Emily Yoshida

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For 238 reviews, this critic has graded:
  • 43% higher than the average critic
  • 2% same as the average critic
  • 55% lower than the average critic
On average, this critic grades 1.7 points lower than other critics. (0-100 point scale)

Emily Yoshida's Scores

  • Movies
  • TV
Average review score: 62
Highest review score: 100 The Farewell
Lowest review score: 0 Daddy's Home 2
Score distribution:
  1. Negative: 26 out of 238
238 movie reviews
    • 76 Metascore
    • 70 Emily Yoshida
    Lane observes with both wryness and palpable admiration as groups across the country embrace the gothic pageantry of the Temple as a means of exercising their political freedom.
    • 57 Metascore
    • 60 Emily Yoshida
    Violet wants to sing. Does Violet want to be a pop star? This is posed as the the driving question of the film, but nothing about Fanning’s performance suggests a desire for much of anything.
    • 49 Metascore
    • 50 Emily Yoshida
    As many times as I tried to get onboard with its proposed brand of breezy fun, it kept kicking me off, if only because I found myself running up against the very foundation of its premise.
    • 66 Metascore
    • 90 Emily Yoshida
    The first time I saw Peterloo, it sent me out of the screening room onto Park Avenue with my blood boiling. Despite the oratory and the funny hats, Leigh’s ability to incite felt utterly contemporary and urgent.
    • 39 Metascore
    • 40 Emily Yoshida
    Its own pointlessness may keep The Dirt from feeling like an actual affront to humanity, but that doesn't make it very good, either.
    • 53 Metascore
    • 70 Emily Yoshida
    So here, in the year of our lord 2019, comes Five Feet Apart, and if it ends up being a late entry in the trend, it wouldn’t be a bad one to go out on.
    • 84 Metascore
    • 90 Emily Yoshida
    What makes Booksmart land so delightfully is Wilde’s handle on exactly how seriously to take her neurotic heroines. ... Booksmart manages to be inclusive and progressive, without being precious about anything or sacrificing an ounce of humor. It feels at once like a huge moment for the teen movie genre, and also effortless, effortless enough to make one wonder what took so long.
    • 71 Metascore
    • 70 Emily Yoshida
    The film ... is more emotional than definitive; stopping just short of bestowing sainthood on the artist, but still aiming for something a little more cosmic than reportorial. This is not a “what really happened” exposé of his death, nor is it an academic postmortem on Peep’s musical or cultural legacy. It’s most effective as a character study.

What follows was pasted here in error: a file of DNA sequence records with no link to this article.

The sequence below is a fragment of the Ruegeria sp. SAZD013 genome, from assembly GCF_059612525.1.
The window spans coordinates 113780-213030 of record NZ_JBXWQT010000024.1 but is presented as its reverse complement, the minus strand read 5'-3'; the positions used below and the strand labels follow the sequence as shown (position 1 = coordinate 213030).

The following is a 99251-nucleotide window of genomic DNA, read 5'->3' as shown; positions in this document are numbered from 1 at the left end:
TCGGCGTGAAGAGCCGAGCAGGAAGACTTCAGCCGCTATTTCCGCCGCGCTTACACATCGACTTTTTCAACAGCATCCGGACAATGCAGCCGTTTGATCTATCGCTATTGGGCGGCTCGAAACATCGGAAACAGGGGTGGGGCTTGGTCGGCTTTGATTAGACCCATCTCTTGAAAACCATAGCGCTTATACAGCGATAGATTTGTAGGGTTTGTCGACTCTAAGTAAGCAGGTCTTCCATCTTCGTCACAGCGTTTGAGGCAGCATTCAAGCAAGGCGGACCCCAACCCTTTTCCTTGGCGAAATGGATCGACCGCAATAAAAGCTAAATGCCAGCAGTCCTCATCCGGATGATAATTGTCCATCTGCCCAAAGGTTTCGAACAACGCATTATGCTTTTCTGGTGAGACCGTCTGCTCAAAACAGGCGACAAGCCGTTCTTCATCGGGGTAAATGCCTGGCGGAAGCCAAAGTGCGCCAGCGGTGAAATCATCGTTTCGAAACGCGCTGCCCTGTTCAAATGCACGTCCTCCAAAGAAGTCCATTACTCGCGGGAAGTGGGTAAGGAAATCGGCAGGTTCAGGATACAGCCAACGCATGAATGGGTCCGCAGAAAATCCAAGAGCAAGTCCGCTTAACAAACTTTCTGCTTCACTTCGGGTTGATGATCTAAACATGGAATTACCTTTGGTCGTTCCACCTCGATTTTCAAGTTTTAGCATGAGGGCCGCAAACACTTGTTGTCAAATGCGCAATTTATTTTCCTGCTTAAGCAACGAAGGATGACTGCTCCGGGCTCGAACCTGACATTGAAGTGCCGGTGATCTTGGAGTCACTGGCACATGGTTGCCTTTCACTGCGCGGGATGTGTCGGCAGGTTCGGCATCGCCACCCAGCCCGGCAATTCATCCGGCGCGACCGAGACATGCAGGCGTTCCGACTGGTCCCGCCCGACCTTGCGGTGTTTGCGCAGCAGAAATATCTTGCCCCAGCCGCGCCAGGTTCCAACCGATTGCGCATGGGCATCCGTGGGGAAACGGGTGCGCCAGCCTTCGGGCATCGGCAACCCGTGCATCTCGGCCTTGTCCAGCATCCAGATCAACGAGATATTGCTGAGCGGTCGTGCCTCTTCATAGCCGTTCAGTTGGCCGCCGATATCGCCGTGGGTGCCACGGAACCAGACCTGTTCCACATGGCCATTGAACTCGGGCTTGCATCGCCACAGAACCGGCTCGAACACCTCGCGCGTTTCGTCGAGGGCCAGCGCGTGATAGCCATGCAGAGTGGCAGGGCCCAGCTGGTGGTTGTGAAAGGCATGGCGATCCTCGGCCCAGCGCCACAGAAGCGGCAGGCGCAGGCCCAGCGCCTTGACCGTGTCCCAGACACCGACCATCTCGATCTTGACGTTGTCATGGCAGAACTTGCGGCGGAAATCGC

• 81 Metascore
    • 70 Emily Yoshida
    Us
    It’s a messier film than Get Out, in that it never quite gets around to saying the things it’s trying to say. This is not entirely a bad thing; its messiness allows the film to spend more time working up inventive scares than conveying an all-caps complete-sentence message.
    • 70 Metascore
    • 40 Emily Yoshida
    Sword of Trust feints at being an Ideas movie, but really only wants to hang — which is certainly not a crime, but given the subject matter, and These Times, it’s a little disappointing.
    • 68 Metascore
    • 60 Emily Yoshida
    The film remains too mannered for its own good; it’s unquestionably nice and well-intentioned, but lacking momentum.
    • 68 Metascore
    • 70 Emily Yoshida
    Merchant is more brutally honest than most sports movies — or any kind of rising-star movie, for that matter — about failure, and it makes Fighting With My Family better than it needs to be. The entire cast is a pleasure, particularly the dynamo Pugh.
    • 49 Metascore
    • 40 Emily Yoshida
    What Men Want is a wildly uneven stretch of a movie that’s more of a flail than a romp.
    • 65 Metascore
    • 70 Emily Yoshida
    The childlike, free-associative playfulness is now underscored by a palpable hunger to be the cleverest and coolest kids’ movie on the block, a hunger that weighs down Lord and Miller’s plenty-smart silliness.